We deny to claim "any Superiority to ourself
to defyne, decyde, or determyn any Article or Poynt
of the Christian Fayth and Relligion,
or to chang any Ancient Ceremony of the Church
from the Forme before received and observed
by the Catholick and Apostolick Church."

Norman Simplicity

Norman Simplicity
Click image for original | © Vitrearum (Allan Barton)

Wednesday, February 4, 2015

Weak Tea

The Archbishops’ Council, through its division for mission and public affairs (MPA), has taken a keen interest in assisted reproductive technologies since their inception and sought to think through their implications for human identity and responsibility. In this task, the Church of England has sought to help wider society to reach wise judgments and hold tensions that can pull in different ethical directions. It has involved wrestling with dilemmas, quarrying our theological resources and discerning when a risk is not worth taking – and when it must be ...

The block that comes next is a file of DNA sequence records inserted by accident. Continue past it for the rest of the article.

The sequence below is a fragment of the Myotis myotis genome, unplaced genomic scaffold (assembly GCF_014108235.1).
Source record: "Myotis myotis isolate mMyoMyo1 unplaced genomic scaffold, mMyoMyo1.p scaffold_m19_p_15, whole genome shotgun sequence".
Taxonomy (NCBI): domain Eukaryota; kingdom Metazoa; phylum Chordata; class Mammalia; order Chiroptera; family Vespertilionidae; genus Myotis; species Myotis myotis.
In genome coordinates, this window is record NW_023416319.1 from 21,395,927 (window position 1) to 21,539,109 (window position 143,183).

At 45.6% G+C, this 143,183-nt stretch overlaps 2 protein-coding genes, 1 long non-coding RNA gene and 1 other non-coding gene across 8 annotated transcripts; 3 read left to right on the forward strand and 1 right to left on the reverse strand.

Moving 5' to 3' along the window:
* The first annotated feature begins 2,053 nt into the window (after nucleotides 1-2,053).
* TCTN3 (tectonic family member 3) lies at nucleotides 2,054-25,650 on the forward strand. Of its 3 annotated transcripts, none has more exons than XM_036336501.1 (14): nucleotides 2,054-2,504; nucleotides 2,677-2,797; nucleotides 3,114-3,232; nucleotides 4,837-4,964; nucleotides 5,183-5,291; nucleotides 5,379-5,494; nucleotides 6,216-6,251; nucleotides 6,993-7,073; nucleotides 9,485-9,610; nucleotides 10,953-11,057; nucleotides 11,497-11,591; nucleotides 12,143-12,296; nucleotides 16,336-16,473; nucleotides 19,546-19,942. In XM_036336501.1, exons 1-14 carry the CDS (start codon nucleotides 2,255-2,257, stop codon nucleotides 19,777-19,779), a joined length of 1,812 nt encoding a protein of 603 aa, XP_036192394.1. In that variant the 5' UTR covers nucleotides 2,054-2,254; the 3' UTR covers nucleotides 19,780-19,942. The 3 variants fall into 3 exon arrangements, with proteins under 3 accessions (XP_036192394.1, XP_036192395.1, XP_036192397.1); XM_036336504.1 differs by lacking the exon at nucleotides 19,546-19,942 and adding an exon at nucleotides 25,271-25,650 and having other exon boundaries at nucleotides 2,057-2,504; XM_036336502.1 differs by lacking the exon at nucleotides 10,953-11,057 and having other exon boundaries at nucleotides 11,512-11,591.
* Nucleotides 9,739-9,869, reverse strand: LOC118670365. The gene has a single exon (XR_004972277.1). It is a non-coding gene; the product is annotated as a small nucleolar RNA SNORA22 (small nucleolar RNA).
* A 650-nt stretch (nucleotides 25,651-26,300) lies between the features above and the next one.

Through the MPA, the Church of England contributed to this consultation process, affirming the aim of using mitochondrial replacement (or donation as it is also termed) while also differentiating between the two methodologies being proposed; one of which (pronuclear transfer – PNT) required embryos to be created as mitochondrial donors and recipients, the other (maternal spindle transfer) did not. Although the creation of embryos may be licensed by the HFEA, the MPA pointed out that PNT carried greater ethical concerns for many Christians and, indeed, those of other faiths or none.

Nothing's Gonna Stop Us Now

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